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Fraser
2006-May-10, 07:24 PM
SUMMARY: The Universe is filled with a diffuse glow of radiation coming from all the stars and galaxies. This cosmic fog is actually hard to detect because we have much brighter objects nearby that can wash it out; like how the city lights obscure the stars at night. One way to measure this radiation is by using the radiation from quasars, which are extremely bright and distant. The high-energy radiation from the quasars loses energy as it passes through this background radiation, and this can be measured.

View full article (http://www.universetoday.com/am/publish/extragalactic_hess.html)
What do you think about this story? post your comments below.

antoniseb
2006-May-10, 07:45 PM
This story doesn't really tell us the details of what they are looking at. What energy gamma rays are they looking at? HESS looks at the cascade from *very* high energy gamma rays as they hit Earth's upper atmosphere. The "reddening" that they are talking about has to do with the GZK interactions between high energy photons and the cosmic microwave photons.

If there is no GZK reddening, this is a major story about something in physics not working as expected.

Jerry
2006-May-11, 01:33 AM
This story doesn't really tell us the details of what they are looking at. What energy gamma rays are they looking at? HESS looks at the cascade from *very* high energy gamma rays as they hit Earth's upper atmosphere. The "reddening" that they are talking about has to do with the GZK interactions between high energy photons and the cosmic microwave photons.

If there is no GZK reddening, this is a major story about something in physics not working as expected.
Yes, it implies either much of the Cosmic Microwave Background is local (a possibility supported by the zodiac axial bias) or quasars are relatively local...or both.

antoniseb
2006-May-11, 12:53 PM
Yes, it implies either much of the Cosmic Microwave Background is local (a possibility supported by the zodiac axial bias) or quasars are relatively local...or both.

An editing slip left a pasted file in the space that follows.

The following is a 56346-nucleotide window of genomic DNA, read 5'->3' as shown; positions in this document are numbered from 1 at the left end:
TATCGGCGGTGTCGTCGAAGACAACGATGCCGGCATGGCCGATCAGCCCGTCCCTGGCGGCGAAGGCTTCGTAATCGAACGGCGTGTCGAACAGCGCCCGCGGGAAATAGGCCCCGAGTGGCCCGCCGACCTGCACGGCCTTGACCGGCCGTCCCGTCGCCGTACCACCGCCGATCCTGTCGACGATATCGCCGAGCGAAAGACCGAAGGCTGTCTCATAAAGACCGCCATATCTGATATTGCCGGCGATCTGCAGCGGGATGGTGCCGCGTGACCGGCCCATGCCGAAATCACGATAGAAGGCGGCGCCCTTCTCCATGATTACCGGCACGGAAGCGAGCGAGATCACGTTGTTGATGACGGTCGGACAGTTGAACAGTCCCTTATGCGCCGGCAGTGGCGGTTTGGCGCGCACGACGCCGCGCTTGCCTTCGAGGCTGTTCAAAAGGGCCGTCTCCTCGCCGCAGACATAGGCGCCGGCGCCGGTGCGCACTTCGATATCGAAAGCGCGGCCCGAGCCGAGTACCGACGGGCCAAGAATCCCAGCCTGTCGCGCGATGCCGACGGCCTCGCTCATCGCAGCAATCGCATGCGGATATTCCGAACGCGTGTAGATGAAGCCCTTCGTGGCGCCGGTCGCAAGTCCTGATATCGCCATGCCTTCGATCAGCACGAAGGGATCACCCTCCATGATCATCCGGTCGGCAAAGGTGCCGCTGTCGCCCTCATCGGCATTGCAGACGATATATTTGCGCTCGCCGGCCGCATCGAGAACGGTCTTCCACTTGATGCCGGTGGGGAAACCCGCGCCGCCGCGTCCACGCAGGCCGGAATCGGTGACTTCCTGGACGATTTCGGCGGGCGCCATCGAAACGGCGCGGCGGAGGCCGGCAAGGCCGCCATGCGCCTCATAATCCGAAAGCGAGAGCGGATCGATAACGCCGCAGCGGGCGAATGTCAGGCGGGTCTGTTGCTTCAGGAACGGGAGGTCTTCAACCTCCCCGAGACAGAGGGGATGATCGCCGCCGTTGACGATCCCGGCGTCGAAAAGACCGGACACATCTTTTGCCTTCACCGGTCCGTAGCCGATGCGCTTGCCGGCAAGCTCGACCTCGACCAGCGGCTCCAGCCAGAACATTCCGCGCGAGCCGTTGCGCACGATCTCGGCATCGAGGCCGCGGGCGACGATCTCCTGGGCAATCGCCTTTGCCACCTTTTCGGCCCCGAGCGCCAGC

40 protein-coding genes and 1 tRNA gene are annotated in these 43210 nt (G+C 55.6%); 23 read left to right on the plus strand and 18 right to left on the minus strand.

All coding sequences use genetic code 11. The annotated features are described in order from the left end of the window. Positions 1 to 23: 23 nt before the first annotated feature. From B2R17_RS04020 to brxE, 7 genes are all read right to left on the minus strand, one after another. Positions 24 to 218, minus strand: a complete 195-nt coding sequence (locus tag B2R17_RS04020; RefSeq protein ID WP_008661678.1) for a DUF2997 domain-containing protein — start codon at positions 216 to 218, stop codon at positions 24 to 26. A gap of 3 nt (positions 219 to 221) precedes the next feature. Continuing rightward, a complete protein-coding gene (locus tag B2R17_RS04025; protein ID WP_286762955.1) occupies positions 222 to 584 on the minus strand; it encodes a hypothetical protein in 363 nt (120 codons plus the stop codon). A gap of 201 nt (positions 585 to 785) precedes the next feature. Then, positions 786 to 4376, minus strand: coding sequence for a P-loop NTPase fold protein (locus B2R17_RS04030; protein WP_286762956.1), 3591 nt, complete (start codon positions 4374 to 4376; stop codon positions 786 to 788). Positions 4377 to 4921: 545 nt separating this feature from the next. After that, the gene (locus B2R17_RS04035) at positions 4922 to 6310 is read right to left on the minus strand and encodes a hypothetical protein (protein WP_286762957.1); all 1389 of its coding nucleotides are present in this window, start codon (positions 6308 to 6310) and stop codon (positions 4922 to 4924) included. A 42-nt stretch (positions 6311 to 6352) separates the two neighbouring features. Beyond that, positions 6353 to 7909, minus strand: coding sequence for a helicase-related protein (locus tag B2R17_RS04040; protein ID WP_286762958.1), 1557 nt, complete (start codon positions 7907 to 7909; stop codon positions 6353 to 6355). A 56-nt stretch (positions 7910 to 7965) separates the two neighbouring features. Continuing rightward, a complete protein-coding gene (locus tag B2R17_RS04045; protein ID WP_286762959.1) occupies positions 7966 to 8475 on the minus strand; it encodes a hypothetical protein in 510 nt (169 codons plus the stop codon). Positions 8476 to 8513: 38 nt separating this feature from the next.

Or that GZK doesn't work the way we think it does for super-high-energy photons and microwave photons.

Duane
2006-May-11, 03:54 PM
cph-theory is unable to recieve private messagesm so I am forced to post this warning in public. ATM theories are to be discussed in the appropriate forum only. Please cph, review the rules (http://www.bautforum.com/showthread.php?t=32864).

punch_md
2006-May-11, 10:20 PM
This story doesn't really tell us the details of what they are looking at. What energy gamma rays are they looking at? HESS looks at the cascade from *very* high energy gamma rays as they hit Earth's upper atmosphere. The "reddening" that they are talking about has to do with the GZK interactions between high energy photons and the cosmic microwave photons.

If there is no GZK reddening, this is a major story about something in physics not working as expected.

First, you can find our full press release here
http://www.mpi-hd.mpg.de/hfm/HESS/public/PressRelease/EBLPress/PressRelease_E.html

The gamma rays we are looking at are a million million times more energetic than visible light (10^12 eV, or a TeV), which is "very high", but not "extremely high" :)

The GZK cut-off (named after Greisen-Zatsepin-Kuzmin) is a effect which applies:
- not to gammas, but to protons (as you say, due to their interaction with the cosmic microwave background, or CMB)
- at an energy over a million times beyond what we measure.

So, we're not measuring the GZK, but the effect of absorption of very high energy gamma rays hitting the near-infra-red (NIR) background light (well, not strictly absorbed but they make an electron-positron pair which then spiral off elsewhere).

The CMB is the "light" (shifted in microwaves) which was freed to travel in straight lines once the universe had expanded enough after the big bang to be cool enough so that electrons could pair up with protons, giving neutral hydrogen. Then, a few hundred million years later, galaxies and stars started to "condense" out of the hydrogen soup. The light from these is what we measure, and in particular we estimate that there isn't enough of this near-infra-red light for us to have to suppose that the stars and galaxies appeared sooner rather than later. Some researchers proposed very early star formation in order to explain other effects that had been measured; we pretty much rule this out.